I enjoyed Michael Lopp's article An Introduction to You, specifically this part:

We are in an incredible hurry building important things and have no time for nuance. We're impatient. We're busy. We want everything to move faster, so we make huge, comforting assumptions and slap easy to understand labels on complex concepts.

Though I've been thinking little about the idea of oversimplifying and therefore over or under estimating the contribution of a new employee. Rather the quoted section made me think about how much is often missed in the "incredible hurry" when building products and the systems and processes to support a business.

It would have resonated more with me if he had written the exact same article but if it were not about an employee, but a new technology being integrated into the same busy-worshiping company culture.

Posted
AuthorKevin McAllister
CategoriesProductivity

Another change I've made recently to help with my overall health is to try using a scheduling infrastructure for my day. For about three weeks now I've been using the Pomodoro Technique to plan and track my activity throughout the day. It's improving my productivity and also helping me lose weight. This relates to my physical health in two ways, first if I spend my days full of anxiety about all the things I'm not doing I can never get physically well. Second it makes me do push-ups.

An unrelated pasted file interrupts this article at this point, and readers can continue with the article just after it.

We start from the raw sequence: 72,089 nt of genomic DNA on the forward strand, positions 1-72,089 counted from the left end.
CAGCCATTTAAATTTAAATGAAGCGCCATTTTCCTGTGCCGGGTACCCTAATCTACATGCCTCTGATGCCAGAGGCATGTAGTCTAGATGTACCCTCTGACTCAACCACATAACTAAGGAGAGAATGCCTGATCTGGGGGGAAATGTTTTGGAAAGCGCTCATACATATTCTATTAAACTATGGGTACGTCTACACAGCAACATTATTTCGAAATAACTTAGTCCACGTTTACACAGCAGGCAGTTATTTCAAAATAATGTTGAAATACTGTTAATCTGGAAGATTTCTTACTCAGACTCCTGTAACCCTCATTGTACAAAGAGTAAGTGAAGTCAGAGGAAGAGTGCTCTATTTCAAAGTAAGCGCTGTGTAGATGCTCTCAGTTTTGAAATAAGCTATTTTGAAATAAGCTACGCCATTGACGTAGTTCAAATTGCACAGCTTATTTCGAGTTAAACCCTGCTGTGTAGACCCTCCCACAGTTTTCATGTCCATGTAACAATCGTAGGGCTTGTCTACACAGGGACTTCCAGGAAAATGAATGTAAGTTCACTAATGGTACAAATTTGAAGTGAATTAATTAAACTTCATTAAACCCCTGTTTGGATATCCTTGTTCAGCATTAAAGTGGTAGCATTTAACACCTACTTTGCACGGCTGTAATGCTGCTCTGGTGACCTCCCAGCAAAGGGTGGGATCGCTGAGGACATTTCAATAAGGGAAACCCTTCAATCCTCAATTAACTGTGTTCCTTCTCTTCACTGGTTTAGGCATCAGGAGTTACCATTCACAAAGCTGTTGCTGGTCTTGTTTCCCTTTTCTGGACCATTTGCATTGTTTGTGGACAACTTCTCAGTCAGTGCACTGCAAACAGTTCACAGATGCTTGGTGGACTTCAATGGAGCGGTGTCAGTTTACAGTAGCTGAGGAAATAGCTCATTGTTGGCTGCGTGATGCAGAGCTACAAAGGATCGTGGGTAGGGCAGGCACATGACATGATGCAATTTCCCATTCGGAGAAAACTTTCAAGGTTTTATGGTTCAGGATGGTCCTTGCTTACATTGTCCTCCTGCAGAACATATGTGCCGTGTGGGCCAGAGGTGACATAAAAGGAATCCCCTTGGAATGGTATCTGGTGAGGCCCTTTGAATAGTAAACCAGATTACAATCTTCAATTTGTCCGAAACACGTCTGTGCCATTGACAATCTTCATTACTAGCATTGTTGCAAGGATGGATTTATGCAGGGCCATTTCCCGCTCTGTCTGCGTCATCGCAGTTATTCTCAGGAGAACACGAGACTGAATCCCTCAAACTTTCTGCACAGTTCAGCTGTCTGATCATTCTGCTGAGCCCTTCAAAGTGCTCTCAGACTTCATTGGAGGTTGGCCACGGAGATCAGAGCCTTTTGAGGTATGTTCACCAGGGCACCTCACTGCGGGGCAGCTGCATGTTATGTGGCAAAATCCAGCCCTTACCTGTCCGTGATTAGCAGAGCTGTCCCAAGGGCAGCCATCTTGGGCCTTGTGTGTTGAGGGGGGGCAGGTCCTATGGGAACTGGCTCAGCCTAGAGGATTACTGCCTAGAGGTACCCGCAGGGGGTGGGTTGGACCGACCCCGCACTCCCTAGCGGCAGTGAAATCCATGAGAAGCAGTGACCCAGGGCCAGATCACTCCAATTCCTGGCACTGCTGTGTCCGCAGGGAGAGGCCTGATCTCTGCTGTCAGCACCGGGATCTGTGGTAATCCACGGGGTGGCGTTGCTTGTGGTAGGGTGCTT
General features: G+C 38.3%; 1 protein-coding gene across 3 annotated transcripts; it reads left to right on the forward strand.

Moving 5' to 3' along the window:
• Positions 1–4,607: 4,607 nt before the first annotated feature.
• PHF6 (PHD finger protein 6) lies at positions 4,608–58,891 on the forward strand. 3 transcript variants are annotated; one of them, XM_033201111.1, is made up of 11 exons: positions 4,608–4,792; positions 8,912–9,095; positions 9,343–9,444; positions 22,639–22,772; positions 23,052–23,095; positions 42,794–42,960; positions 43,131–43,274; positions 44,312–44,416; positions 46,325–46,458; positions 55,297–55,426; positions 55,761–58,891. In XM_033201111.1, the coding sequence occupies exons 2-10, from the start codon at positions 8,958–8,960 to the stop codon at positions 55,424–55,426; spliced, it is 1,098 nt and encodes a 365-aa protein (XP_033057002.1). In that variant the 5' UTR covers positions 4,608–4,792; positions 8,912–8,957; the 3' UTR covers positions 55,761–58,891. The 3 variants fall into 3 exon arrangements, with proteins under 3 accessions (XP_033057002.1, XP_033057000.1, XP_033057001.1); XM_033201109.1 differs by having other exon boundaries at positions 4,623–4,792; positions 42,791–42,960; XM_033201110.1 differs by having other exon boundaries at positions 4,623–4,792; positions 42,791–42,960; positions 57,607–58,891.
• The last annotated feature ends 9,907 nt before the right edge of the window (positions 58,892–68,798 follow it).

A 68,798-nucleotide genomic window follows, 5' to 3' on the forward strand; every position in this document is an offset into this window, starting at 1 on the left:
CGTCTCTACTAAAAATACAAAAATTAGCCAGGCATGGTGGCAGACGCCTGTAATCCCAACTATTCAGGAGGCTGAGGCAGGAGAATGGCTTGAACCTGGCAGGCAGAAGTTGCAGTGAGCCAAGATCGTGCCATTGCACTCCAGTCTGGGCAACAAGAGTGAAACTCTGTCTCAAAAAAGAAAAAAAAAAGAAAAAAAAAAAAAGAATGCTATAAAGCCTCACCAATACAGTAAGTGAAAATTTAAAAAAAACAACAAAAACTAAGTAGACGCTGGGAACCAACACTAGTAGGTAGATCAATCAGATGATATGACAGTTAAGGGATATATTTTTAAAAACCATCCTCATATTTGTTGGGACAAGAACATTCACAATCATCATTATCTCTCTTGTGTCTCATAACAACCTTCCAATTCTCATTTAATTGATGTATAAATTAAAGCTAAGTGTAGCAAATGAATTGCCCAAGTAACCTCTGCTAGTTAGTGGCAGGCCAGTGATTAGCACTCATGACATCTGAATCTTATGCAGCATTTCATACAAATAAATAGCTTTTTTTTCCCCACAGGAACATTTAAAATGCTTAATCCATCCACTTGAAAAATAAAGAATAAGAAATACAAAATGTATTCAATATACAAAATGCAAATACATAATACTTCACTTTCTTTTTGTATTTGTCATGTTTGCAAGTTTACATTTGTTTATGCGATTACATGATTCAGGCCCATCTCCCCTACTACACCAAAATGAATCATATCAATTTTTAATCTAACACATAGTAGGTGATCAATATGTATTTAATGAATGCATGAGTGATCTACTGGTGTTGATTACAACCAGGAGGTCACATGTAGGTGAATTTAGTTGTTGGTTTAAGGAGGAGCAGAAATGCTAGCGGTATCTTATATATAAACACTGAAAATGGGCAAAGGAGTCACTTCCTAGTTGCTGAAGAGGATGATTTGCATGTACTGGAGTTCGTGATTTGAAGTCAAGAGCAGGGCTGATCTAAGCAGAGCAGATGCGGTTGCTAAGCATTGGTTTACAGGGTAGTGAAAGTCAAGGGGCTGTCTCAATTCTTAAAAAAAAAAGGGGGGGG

That probably needs an explanation. Pomodoro is a time-boxing technique that guides you to do 25 minutes of highly focused activity followed by a short 5 minute break. In the PDF the author suggests it should be a real break from any thinking about work. I found the transition from a hard thinking task to a state of mental relaxation to be very difficult to pull off, my mind–already warmed up to the topic–would wander back to the problem I was working on. So I decided to do a set of push-ups to help me relax.

So far I've gotten better at pushups, squats, and sit-ups. Oh, and I'm enjoying my productivity based primarily on the structure to my day. It helps me concretize the idea that I can only do so many things in a day and helps me at the hard task of prioritizing my time. It also helps me measure how long I take at certain tasks. Since I chronically underestimate I welcome the opportunity to improve my judgement.

Posted
AuthorKevin McAllister